Mini-rules have major importance

framed-Contest_Creator_logo_pos_alt-01Under the federal Competition Act (the “Act”) and contest rules in Quebec, all contest advertising materials must adequately and fairly disclose important contest details. Advertisements should not require readers to take an active step or be inconvenienced in any way in order to access the required information. In other words, the key details must be appropriately displayed.

So how does a contest sponsor satisfy this requirement? Do you have to tack on a full set of rules to every promotional poster? Before you start pricing out the cost of a flyer that unfolds to the size of a billboard with point 7 font, look no farther than mini-rules.

Mini-Rules – Short Form Disclosure

Mini-rules help satisfy the applicable contest disclosure requirements in circumstances where the full rules cannot be included, for example in TV commercials, print ads, point of sale materials, on the back of scratch-and-win cards etc. It is important to remember that mini-rules should also point potential contestants to where the full rules can be accessed. Think of mini-rules like a synopsis on the back of a book, they give you the general gist, but you still need to include the book.

Contest advertisements in every media must disclose the mini-rules with the exception of online advertisements with a prominently displayed, active hyper-link to the full rules. This exception, referred to as the “one click rule” is only tolerated in online advertisements where the rules are really just one click away. In such case, the Competition Bureau generally does not consider that one click to be an inconvenience or “active-step.”

What to Include

Mini-rules should generally include at least the following information:

  • the fact that no purchase is necessary;
  • where the contest is open, minimum age to enter and any unusual eligibility requirements;
  • the contest closing date and time (and, if advertising the contest before it starts, the start date and time);
  • any regional allocation of prizes;
  • the number, approximate value and a description of each prize;
  • the odds of winning;
  • a statement indicating the nature of and the requirement to correctly answer a skill-testing question in order to win;
  • how to obtain the full contest rules; and,
  • any other known fact that materially affects the chances of winning.

Keep in the mind that the above information is based on a simple contest. Where the rules of the contest are much more complicated, more details may be required.

Where relying on the “one click” exception to the mini-rules, the active hyper-link to the contest’s full rules should be accompanied by a “no purchase necessary” statement.

Other Rules for Mini-Rules

It is important to remember to communicate these rules in a reasonably conspicuous manner. For example in a TV or radio advertisement the rules should comprehendible at a normal speed. With respect to print advertisements, while the rules do not have to be at the front and center, they should still be clearly visible and readable. As a best practice rule, the font should never be smaller than 7-points, mini-rules does not mean mini font!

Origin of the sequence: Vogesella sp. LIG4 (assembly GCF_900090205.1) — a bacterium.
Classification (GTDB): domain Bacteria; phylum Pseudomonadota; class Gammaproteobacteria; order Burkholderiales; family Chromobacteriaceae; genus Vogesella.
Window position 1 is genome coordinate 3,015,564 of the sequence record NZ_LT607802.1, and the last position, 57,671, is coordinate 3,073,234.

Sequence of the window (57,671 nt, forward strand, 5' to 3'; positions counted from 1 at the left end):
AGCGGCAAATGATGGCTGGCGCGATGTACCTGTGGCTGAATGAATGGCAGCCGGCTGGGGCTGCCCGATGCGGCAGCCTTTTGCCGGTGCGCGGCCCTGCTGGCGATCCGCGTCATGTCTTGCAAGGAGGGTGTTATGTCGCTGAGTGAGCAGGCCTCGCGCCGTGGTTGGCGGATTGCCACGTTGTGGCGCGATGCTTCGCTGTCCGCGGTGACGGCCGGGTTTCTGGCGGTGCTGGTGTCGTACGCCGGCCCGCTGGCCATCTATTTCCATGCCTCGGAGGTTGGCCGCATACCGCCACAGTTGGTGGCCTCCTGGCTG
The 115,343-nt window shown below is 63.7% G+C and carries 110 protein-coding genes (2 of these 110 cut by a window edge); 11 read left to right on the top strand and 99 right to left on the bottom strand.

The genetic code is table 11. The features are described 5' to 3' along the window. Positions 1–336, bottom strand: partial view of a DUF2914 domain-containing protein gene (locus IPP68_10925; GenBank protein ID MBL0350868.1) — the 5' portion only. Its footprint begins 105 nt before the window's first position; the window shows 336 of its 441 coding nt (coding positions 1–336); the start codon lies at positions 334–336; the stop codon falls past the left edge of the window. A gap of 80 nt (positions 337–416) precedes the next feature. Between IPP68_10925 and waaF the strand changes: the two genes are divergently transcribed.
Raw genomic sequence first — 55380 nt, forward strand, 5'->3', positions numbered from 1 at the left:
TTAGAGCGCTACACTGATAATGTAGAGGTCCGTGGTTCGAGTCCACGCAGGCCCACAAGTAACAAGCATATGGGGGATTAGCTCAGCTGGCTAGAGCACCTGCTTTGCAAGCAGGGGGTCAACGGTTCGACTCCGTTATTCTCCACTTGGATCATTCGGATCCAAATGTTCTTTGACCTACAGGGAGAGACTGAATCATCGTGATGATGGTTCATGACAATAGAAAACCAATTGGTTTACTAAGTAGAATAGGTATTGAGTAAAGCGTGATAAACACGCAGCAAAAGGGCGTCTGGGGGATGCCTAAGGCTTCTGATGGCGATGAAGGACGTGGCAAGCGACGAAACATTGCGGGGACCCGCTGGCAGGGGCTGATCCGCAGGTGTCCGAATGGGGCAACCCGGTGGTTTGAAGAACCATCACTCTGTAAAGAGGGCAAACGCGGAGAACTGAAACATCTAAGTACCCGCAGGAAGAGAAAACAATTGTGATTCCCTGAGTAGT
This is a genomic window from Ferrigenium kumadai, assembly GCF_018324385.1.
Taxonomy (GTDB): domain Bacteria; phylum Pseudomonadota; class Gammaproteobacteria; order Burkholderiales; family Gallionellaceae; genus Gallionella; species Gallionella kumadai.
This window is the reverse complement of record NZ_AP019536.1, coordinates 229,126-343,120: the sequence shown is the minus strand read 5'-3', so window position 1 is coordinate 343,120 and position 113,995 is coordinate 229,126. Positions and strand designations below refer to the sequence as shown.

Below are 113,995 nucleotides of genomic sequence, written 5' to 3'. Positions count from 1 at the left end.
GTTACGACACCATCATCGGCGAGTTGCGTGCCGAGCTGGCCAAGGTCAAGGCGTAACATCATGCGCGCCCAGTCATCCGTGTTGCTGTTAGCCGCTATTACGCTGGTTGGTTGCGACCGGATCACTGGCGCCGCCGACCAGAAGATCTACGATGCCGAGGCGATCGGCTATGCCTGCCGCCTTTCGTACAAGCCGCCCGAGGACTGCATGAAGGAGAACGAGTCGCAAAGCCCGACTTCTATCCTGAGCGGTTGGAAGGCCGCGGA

About the authors


Shannon Uhera and Madison MacColl are associates at Gowling WLG. For information on Gowling WLG including the cost savings from using Gowling's Contest Creator to generate rules for your promotional contest, go to Gowling WLG's PartnerVine page here. For information on Gowling WLG, go to Gowling WLG's website.

Further Resources

Gowling WLG sells Contest Creator on PartnerVine. Contest Creator generates rules for promotional contests online. For more information on Contest Creator, go to the product page here. On that product page, you will find a Q&A from Gowling under the title "What are the special rules for Promotional Contests in Quebec" that provides information on publicity contests in Quebec.

To understand more about how to run a publicity contest in Quebec, see Shannon Uhera and Madison MacColl's article Key Contest Requirements in Quebec or PartnerVine's article Publicity Contests in Quebec.

To learn more about Quebec's French requirements, see PartnerVine's article Quebec's French Requirements.

For a summary of promotional contest rules in Canada, see PartnerVine's article Contests or Sweepstakes in Canada.

For a comprehensive overview of promotional contest rules in Canada, see PartnerVine's article Promotional Contest Rules in Canada.

To understand how to run a promotional contest on Facebook or Instagram, see PartnerVine's article Contests on Facebook or Instagram.

For a set of frequently asked questions on promotional contests in Canada, see PartnerVine's article Promotional Contests in Canada: FAQs.

Legal Information

Finally, a note on how you can use the information on this page. This information is not to be considered legal advice and is not a substitute for advice from qualified legal counsel appointed to represent you. Material aspects of this information may change at any time and without further notice.

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